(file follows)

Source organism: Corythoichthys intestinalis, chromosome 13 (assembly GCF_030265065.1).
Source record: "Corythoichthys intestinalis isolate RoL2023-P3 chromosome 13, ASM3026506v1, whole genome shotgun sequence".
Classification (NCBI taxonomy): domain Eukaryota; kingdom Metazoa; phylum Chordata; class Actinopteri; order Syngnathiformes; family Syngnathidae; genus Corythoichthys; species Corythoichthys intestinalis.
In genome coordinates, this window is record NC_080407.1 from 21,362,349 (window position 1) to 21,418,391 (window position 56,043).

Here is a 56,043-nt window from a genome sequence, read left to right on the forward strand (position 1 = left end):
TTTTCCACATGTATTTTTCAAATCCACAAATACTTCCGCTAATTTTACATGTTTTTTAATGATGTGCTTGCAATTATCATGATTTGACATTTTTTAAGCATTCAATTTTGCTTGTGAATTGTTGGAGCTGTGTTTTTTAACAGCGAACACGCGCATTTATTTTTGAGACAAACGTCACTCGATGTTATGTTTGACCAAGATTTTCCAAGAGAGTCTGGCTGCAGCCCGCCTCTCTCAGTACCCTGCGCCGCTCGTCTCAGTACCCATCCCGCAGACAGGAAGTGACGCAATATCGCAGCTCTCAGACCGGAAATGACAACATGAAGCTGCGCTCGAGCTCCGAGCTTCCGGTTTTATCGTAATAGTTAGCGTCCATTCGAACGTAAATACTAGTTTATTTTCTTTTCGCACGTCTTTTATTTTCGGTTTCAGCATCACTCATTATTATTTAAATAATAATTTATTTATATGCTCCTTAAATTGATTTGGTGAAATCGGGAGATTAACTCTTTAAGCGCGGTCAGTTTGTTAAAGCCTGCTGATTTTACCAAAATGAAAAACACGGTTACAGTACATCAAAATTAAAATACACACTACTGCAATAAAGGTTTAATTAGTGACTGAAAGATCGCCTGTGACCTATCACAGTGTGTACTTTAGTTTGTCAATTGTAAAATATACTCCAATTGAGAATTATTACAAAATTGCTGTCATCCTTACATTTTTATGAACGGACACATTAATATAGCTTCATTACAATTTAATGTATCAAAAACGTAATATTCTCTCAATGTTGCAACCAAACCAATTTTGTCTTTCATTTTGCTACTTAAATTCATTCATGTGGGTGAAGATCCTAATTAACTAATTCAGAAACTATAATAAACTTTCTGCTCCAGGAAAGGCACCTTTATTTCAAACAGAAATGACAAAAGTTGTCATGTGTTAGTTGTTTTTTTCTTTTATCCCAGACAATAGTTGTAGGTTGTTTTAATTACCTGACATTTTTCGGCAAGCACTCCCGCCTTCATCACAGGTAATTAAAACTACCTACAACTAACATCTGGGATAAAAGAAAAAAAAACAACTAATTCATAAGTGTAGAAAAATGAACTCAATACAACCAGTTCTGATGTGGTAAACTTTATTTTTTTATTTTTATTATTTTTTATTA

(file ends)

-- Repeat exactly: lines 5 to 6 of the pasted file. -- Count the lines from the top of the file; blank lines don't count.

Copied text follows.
Here is a 56,043-nt window from a genome sequence, read left to right on the forward strand (position 1 = left end):
TTTTCCACATGTATTTTTCAAATCCACAAATACTTCCGCTAATTTTACATGTTTTTTAATGATGTGCTTGCAATTATCATGATTTGACATTTTTTAAGCATTCAATTTTGCTTGTGAATTGTTGGAGCTGTGTTTTTTAACAGCGAACACGCGCATTTATTTTTGAGACAAACGTCACTCGATGTTATGTTTGACCAAGATTTTCCAAGAGAGTCTGGCTGCAGCCCGCCTCTCTCAGTACCCTGCGCCGCTCGTCTCAGTACCCATCCCGCAGACAGGAAGTGACGCAATATCGCAGCTCTCAGACCGGAAATGACAACATGAAGCTGCGCTCGAGCTCCGAGCTTCCGGTTTTATCGTAATAGTTAGCGTCCATTCGAACGTAAATACTAGTTTATTTTCTTTTCGCACGTCTTTTATTTTCGGTTTCAGCATCACTCATTATTATTTAAATAATAATTTATTTATATGCTCCTTAAATTGATTTGGTGAAATCGGGAGATTAACTCTTTAAGCGCGGTCAGTTTGTTAAAGCCTGCTGATTTTACCAAAATGAAAAACACGGTTACAGTACATCAAAATTAAAATACACACTACTGCAATAAAGGTTTAATTAGTGACTGAAAGATCGCCTGTGACCTATCACAGTGTGTACTTTAGTTTGTCAATTGTAAAATATACTCCAATTGAGAATTATTACAAAATTGCTGTCATCCTTACATTTTTATGAACGGACACATTAATATAGCTTCATTACAATTTAATGTATCAAAAACGTAATATTCTCTCAATGTTGCAACCAAACCAATTTTGTCTTTCATTTTGCTACTTAAATTCATTCATGTGGGTGAAGATCCTAATTAACTAATTCAGAAACTATAATAAACTTTCTGCTCCAGGAAAGGCACCTTTATTTCAAACAGAAATGACAAAAGTTGTCATGTGTTAGTTGTTTTTTTCTTTTATCCCAGACAATAGTTGTAGGTTGTTTTAATTACCTGACATTTTTCGGCAAGCACTCCCGCCTTCATCACAGGTAATTAAAACTACCTACAACTAACATCTGGGATAAAAGAAAAAAAAACAACTAATTCATAAGTGTAGAAAAATGAACTCAATACAACCAGTTCTGATGTGGTAAACTTTATTTTTTTATTTTTATTATTTTTTATTA